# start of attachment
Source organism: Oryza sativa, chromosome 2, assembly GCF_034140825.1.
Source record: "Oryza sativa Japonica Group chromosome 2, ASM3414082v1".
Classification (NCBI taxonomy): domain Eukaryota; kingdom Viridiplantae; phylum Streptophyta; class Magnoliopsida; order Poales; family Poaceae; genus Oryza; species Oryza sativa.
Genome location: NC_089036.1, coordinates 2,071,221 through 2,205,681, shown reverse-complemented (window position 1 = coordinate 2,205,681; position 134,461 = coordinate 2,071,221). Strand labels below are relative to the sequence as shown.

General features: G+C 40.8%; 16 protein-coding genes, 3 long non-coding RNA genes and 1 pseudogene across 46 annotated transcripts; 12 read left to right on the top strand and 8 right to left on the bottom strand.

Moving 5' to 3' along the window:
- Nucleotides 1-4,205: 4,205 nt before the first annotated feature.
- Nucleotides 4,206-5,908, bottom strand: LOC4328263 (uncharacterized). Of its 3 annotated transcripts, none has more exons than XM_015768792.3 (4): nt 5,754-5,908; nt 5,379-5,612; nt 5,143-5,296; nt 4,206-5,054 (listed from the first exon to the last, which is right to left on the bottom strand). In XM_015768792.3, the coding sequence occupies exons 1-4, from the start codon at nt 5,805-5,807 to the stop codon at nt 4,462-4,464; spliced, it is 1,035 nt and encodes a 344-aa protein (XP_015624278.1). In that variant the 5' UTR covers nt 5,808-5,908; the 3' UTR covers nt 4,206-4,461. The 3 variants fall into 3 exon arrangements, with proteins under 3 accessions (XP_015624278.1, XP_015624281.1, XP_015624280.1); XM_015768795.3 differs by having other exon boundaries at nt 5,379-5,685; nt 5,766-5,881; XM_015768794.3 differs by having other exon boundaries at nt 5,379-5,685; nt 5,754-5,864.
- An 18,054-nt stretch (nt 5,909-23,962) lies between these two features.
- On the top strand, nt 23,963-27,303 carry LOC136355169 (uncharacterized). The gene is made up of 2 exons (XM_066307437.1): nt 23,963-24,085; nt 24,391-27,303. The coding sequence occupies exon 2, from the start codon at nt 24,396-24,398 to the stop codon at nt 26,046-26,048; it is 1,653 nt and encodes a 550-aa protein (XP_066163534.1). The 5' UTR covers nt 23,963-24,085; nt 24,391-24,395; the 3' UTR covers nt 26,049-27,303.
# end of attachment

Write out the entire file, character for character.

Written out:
Source organism: Oryza sativa, chromosome 2, assembly GCF_034140825.1.
Source record: "Oryza sativa Japonica Group chromosome 2, ASM3414082v1".
Classification (NCBI taxonomy): domain Eukaryota; kingdom Viridiplantae; phylum Streptophyta; class Magnoliopsida; order Poales; family Poaceae; genus Oryza; species Oryza sativa.
Genome location: NC_089036.1, coordinates 2,071,221 through 2,205,681, shown reverse-complemented (window position 1 = coordinate 2,205,681; position 134,461 = coordinate 2,071,221). Strand labels below are relative to the sequence as shown.

General features: G+C 40.8%; 16 protein-coding genes, 3 long non-coding RNA genes and 1 pseudogene across 46 annotated transcripts; 12 read left to right on the top strand and 8 right to left on the bottom strand.

Moving 5' to 3' along the window:
- Nucleotides 1-4,205: 4,205 nt before the first annotated feature.
- Nucleotides 4,206-5,908, bottom strand: LOC4328263 (uncharacterized). Of its 3 annotated transcripts, none has more exons than XM_015768792.3 (4): nt 5,754-5,908; nt 5,379-5,612; nt 5,143-5,296; nt 4,206-5,054 (listed from the first exon to the last, which is right to left on the bottom strand). In XM_015768792.3, the coding sequence occupies exons 1-4, from the start codon at nt 5,805-5,807 to the stop codon at nt 4,462-4,464; spliced, it is 1,035 nt and encodes a 344-aa protein (XP_015624278.1). In that variant the 5' UTR covers nt 5,808-5,908; the 3' UTR covers nt 4,206-4,461. The 3 variants fall into 3 exon arrangements, with proteins under 3 accessions (XP_015624278.1, XP_015624281.1, XP_015624280.1); XM_015768795.3 differs by having other exon boundaries at nt 5,379-5,685; nt 5,766-5,881; XM_015768794.3 differs by having other exon boundaries at nt 5,379-5,685; nt 5,754-5,864.
- An 18,054-nt stretch (nt 5,909-23,962) lies between these two features.
- On the top strand, nt 23,963-27,303 carry LOC136355169 (uncharacterized). The gene is made up of 2 exons (XM_066307437.1): nt 23,963-24,085; nt 24,391-27,303. The coding sequence occupies exon 2, from the start codon at nt 24,396-24,398 to the stop codon at nt 26,046-26,048; it is 1,653 nt and encodes a 550-aa protein (XP_066163534.1). The 5' UTR covers nt 23,963-24,085; nt 24,391-24,395; the 3' UTR covers nt 26,049-27,303.